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exiled ministers after the restoration of Charles II.-the cha-
racter and manners of the good old Whigs of the Covenant-
distinguished from the canting hypocrites who unhappily crept
in among them, and injured the holy cause-the profligate
court of Charles II.-its influence sent out from it, as from a
common centre, over all ranks-tyrannical measures against
the christian patriots, the Whigs-broken and dispersed, they
retire into lurking places among the peasantry-they foster
civil and religious liberty in their retreats among the people-
the issue of the twenty-eight years sufferings-justice has not
been done to the memory of these patriots and martyrs-the
infidel historian-the poet-the novelist--throw out their un-
holy gibes-and give most erroneous delineations of charac-
ter-even modern Presbyterian writers not just in this matter
--Dr. Cook's late work noticed.


Sect. 13. It was during this excitement, and among such
people, that the Quaker missionaries in Scotland made their
first appearance-hence their failure-George Fox, in Glasgow,
could not prevail on even one to come to hear him.”

Sect. 14. Scotland assailed from another quarter, and by a
character very different from that of the first Quaker mission-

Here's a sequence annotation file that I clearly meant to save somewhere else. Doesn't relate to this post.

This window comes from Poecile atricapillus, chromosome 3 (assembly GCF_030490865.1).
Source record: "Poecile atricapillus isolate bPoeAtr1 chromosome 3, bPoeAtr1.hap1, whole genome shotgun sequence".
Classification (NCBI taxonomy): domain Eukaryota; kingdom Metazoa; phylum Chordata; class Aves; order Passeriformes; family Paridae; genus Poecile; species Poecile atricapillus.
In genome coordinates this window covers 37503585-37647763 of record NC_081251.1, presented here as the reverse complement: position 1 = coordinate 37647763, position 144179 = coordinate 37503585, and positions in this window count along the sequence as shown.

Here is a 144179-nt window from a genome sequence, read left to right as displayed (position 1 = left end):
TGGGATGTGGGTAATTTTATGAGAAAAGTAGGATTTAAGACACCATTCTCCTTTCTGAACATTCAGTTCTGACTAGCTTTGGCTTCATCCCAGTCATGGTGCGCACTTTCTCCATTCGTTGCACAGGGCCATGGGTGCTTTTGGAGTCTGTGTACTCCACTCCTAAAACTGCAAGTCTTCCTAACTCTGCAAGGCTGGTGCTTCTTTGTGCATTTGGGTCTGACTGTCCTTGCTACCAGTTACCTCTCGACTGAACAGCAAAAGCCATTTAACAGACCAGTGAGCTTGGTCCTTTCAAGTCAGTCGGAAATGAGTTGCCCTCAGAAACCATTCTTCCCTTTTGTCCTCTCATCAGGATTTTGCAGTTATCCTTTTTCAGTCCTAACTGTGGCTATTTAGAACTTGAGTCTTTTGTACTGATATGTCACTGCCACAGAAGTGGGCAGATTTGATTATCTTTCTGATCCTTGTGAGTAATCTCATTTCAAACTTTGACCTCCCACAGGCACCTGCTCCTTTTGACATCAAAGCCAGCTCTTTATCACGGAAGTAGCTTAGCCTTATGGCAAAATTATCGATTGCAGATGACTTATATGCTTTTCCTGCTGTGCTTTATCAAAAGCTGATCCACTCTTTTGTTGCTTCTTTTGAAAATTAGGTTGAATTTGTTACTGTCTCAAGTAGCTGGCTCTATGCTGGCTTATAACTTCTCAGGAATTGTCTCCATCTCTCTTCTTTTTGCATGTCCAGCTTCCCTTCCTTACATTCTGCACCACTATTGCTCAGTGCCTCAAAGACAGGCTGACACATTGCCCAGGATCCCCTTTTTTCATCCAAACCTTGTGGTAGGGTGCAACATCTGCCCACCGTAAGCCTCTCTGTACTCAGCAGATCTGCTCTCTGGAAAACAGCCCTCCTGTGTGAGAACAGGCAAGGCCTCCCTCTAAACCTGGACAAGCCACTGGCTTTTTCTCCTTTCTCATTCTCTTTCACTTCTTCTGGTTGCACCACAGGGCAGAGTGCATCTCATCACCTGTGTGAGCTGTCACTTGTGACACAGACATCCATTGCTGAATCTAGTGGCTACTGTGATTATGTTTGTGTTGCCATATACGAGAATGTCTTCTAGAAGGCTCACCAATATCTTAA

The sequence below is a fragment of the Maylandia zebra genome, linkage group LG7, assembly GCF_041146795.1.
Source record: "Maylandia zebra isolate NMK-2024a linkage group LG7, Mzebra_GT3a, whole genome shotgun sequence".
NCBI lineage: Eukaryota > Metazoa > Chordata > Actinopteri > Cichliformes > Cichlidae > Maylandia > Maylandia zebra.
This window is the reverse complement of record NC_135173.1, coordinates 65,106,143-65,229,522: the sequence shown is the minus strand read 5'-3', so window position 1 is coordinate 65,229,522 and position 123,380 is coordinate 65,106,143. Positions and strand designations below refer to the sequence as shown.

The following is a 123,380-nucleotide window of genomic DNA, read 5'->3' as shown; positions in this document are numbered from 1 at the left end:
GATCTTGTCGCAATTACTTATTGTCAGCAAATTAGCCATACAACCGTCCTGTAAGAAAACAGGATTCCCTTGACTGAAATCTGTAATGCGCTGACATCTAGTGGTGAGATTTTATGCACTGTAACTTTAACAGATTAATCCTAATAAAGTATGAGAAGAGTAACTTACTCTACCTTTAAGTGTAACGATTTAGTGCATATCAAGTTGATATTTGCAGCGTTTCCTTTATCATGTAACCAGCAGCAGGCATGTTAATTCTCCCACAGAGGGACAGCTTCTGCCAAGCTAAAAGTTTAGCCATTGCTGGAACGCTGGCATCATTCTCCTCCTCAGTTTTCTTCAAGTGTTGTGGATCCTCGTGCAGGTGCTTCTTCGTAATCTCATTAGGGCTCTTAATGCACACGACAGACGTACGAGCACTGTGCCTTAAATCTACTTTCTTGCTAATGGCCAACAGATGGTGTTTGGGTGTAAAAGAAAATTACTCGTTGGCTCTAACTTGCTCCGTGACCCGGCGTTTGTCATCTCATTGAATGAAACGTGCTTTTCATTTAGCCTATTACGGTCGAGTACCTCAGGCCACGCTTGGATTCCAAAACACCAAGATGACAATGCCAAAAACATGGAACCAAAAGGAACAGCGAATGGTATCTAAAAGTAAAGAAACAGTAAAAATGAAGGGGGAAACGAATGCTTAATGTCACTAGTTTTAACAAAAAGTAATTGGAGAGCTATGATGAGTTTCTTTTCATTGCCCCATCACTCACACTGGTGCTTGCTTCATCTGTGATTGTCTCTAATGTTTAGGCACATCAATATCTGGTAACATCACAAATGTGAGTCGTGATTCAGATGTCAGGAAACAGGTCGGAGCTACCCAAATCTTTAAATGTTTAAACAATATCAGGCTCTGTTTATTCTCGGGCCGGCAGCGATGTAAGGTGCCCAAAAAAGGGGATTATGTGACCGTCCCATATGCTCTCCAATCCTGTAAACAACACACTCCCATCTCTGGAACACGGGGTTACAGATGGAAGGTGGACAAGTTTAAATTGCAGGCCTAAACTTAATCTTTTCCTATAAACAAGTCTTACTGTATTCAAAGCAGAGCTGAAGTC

arics-the best writer of the society was given to them by
Scotland-Robert Barclay-his character as a writer-his
Latin Apology-note-Mosheim's remarkable accuracy in his
view of this writer, and of this sect-the antagonist of Barclay
-John Brown of Wamphry-Scotland has not yet done him
justice--his character as a polemic-the victory gained by him
and other writers over this sect in Scotland, complete-
proof from facts.


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Sect. 22. On the dress of the Friends-plainness-taste-no

disputing about such matters of taste-broad brim-anecdote,
note-the sufferings of the ancient elders in the establishment.

Sect. 24. On war-the society has never stated this question

fairly nor correctly-they confound offensive and defensive

war-what has been advanced by their most rational defend-

ers participates more of the nature of declamation than argu-

ment-specimen of it-arguments for defensive war-precept

-examples sanctioned by God-defensive war began in hea-

ven-the principle of non-resistance shown to be of a danger

ous tendency in a political view-not reducible to practice by

the society, nor by any sect-the principle shown to be of a

dangerous moral tendency, if carried into effect by any portion

of men it would hold out encouragement and facilities to the

robber and the murderer-it would encrease crime and moral

pollution to an incalculable extent-the practice of the society

seems to do violence to their theory, note-the leaders of the

society before the year 1660 do not appear to have held this

principle as now professed to be held by the Quakers-colli-

sion between the principle and the practice of their ancient el-

ders-their re-capture, vi et armis, of a sloop taken away by

pirates from the port of Philadelphia-re-capture of Friend

captain Pattison's ship, note-Penn's views and practice-

Paxton boys-only one thing has saved the existence of the

society, and this principle in their system-that is, their fel-